Emma Watson Pussy
War And Peace
every smile, the sound of every word,
and even every footstep in that house since the terrible news had
come, so now the smile of the little princess--influenced by the
general mood though without knowing its cause--was such as to remind
one still more of the general sorrow.
"Dearest, Im afraid this mornings fruschtique*--as Foka the cook
calls it--has disagreed with me."
"What is the matter with you, my darling? You look pale. Oh, you are
very pale!" said Princess Mary in alarm, running with her soft,
ponderous steps up to her sister-in-law.
"Your excellency, should not Mary Bogdanovna be sent for?" said
one of the maids who was present. (Mary Bogdanovna was a midwife
from the neighboring town, who had been at Bald Hills for the last
"Oh yes," assented Princess Mary, "perhaps thats it. Ill go.
Courage, my angel." She kissed Lise and was about to leave the room.
"Oh, no, no!" And besides the pallor and the physical suffering on
the little princess face, an expression of childish fear of
inevitable pain showed itself.
"No, its only indigestion?... Say its only indigestion, say so,
Mary! Say..." And the little princess began to cry capriciously like a
suffering child and to wring her little hands even with some
affectation. Princess Mary ran out of the room to fetch Mary
"Mon Dieu! Mon Dieu! Oh!" she heard as she left the room.
The midwife was already on her way to meet her, rubbing her small,
plump white hands with an air of calm importance.
"Mary Bogdanovna, I think its beginning!" said Princess Mary
looking at the midwife with wide-open eyes of alarm.
"Well, the Lord be thanked, Princess," said Mary Bogdanovna, not
hastening her steps. "You young ladies should not know anything
"But how is it the doctor from Moscow is not here yet?" said the
princess. (In accordance with Lises and Prince Andrews wishes they
had sent in good time to Moscow for a doctor and were expecting him at
"No matter, Princess, dont be alarmed," said Mary Bogdanovna.
"Well manage very well without a doctor."
Five minutes later Princess Mary from her room heard something heavy
being carried by. She looked out. The men servants were carrying the
large leather sofa from Prince Andrews study into the bedroom. On
their faces was a quiet and solemn look.
Princess Mary sat alone in her room listening to the sounds in the
house, now and then opening her door when someone passed and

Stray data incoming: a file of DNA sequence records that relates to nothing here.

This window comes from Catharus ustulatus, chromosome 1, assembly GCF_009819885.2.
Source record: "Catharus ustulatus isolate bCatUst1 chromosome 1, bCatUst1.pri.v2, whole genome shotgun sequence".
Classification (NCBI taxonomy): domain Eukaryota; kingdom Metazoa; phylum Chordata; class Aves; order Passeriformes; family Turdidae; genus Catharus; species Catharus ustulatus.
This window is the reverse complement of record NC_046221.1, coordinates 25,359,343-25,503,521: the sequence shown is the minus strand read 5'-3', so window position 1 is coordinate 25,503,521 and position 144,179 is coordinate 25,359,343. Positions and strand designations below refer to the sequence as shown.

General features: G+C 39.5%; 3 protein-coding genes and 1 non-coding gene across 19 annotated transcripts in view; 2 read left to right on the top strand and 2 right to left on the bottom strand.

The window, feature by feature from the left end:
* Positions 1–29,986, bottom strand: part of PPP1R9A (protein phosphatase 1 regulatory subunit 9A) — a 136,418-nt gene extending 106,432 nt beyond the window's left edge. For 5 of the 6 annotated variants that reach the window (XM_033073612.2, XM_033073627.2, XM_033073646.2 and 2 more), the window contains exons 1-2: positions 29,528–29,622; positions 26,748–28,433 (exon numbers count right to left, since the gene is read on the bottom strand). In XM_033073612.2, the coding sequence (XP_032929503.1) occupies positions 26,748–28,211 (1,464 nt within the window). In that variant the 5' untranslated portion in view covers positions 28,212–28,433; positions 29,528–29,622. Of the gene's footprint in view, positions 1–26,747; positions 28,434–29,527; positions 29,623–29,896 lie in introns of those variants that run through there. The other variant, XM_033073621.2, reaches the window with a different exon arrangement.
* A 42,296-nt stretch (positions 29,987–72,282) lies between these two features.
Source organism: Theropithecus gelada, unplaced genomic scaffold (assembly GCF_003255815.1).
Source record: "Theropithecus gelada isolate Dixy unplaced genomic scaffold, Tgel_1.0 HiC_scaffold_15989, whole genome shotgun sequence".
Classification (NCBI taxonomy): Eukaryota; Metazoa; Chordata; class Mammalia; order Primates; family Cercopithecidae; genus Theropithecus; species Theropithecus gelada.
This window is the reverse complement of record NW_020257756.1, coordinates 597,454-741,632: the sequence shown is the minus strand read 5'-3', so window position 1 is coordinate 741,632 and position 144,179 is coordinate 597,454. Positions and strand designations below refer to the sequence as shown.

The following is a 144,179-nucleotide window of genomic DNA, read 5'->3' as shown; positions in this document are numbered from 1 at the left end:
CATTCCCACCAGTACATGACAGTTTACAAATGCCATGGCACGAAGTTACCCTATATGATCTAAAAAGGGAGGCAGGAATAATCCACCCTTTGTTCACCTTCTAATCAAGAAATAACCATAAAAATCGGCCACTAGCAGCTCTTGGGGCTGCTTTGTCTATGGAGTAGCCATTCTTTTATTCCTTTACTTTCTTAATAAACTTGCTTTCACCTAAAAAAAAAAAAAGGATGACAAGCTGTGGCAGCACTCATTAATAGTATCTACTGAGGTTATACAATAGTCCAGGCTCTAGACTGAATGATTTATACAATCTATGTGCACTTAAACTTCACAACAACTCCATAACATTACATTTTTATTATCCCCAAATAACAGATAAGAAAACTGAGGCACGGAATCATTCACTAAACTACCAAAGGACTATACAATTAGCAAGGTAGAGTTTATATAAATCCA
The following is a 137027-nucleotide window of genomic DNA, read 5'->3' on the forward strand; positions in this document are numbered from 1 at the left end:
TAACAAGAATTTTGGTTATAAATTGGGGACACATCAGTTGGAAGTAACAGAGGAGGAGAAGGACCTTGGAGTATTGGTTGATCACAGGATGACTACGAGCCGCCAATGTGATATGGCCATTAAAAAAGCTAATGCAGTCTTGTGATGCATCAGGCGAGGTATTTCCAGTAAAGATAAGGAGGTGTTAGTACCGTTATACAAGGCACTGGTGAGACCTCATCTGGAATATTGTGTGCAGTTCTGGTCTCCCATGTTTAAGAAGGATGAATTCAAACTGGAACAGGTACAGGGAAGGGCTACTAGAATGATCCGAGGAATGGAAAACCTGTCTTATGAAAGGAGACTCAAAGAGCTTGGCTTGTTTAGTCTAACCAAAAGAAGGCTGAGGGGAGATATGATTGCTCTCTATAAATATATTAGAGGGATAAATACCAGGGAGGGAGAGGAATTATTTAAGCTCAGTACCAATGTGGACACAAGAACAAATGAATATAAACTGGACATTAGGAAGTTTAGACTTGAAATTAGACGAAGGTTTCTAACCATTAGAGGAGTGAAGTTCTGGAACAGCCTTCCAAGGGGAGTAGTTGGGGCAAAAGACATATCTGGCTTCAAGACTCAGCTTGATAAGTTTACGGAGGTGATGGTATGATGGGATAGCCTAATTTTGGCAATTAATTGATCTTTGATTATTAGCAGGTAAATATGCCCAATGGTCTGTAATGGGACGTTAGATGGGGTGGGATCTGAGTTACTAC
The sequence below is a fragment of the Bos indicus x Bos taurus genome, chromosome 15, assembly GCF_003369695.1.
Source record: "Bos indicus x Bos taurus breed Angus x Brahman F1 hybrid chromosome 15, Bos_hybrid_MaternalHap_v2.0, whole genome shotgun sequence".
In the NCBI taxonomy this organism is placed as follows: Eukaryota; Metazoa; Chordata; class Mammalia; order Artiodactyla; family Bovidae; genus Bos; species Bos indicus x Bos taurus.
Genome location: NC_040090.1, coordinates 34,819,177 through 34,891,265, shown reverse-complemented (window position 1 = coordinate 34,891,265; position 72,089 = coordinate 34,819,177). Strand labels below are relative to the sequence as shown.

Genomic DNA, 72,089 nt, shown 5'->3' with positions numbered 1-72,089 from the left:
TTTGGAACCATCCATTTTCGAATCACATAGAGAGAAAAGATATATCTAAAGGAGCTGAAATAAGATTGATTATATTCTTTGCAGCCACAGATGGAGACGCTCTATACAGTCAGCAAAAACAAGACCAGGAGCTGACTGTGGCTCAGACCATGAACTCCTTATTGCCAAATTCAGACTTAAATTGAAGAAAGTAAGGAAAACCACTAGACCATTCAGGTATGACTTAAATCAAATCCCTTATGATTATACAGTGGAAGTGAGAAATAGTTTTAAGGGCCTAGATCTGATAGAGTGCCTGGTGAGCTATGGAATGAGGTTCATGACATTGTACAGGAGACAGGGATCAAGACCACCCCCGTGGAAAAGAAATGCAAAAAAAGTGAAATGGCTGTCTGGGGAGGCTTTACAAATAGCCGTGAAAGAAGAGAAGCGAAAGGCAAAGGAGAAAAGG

watching what was going on in the passage. Some women passing with
quiet steps in and out of the bedroom glanced at the princess and
turned away. She did not venture to ask any questions, and shut the
door again, now sitting down in her easy chair, now taking her
prayer book, now kneeling before the icon stand. To her surprise and
distress she found that her prayers did not calm her excitement.
Suddenly her door opened softly and her old nurse, Praskovya Savishna,
who hardly ever came to that room as the old prince had forbidden
it, appeared on the threshold with a shawl round her head.
"Ive come to sit with you a bit, Masha," said the nurse, "and
here Ive brought the princes wedding candles to light before his
saint, my angel," she said with a sigh.
"Oh, nurse, Im so glad!"
"God is merciful, birdie."
The nurse lit the gilt candles before the icons and sat down by
the door with her knitting. Princess Mary took a book and began
reading. Only when footsteps or voices were heard did they look at one
another, the princess anxious and inquiring, the nurse encouraging.
Everyone in the house was dominated by the same feeling that
Princess Mary experienced as she sat in her room. But owing to the
superstition that the fewer the people who know of it the less a woman
in travail suffers, everyone tried to pretend not to know; no one
spoke of it, but apart from the ordinary staid and respectful good
manners habitual in the princes household, a common anxiety, a
softening of the heart, and a consciousness that something great and
mysterious was being accomplished at that moment made itself felt.
There was no laughter in the maids large hall. In the men servants
hall all sat waiting, silently and alert. In the outlying serfs
quarters torches and candles were burning and no one slept. The old
prince, stepping on his heels, paced up and down his study and sent
Tikhon to ask Mary Bogdanovna what news.--"Say only that the prince
told me to ask, and
War And Peace page 188 War And Peace page 190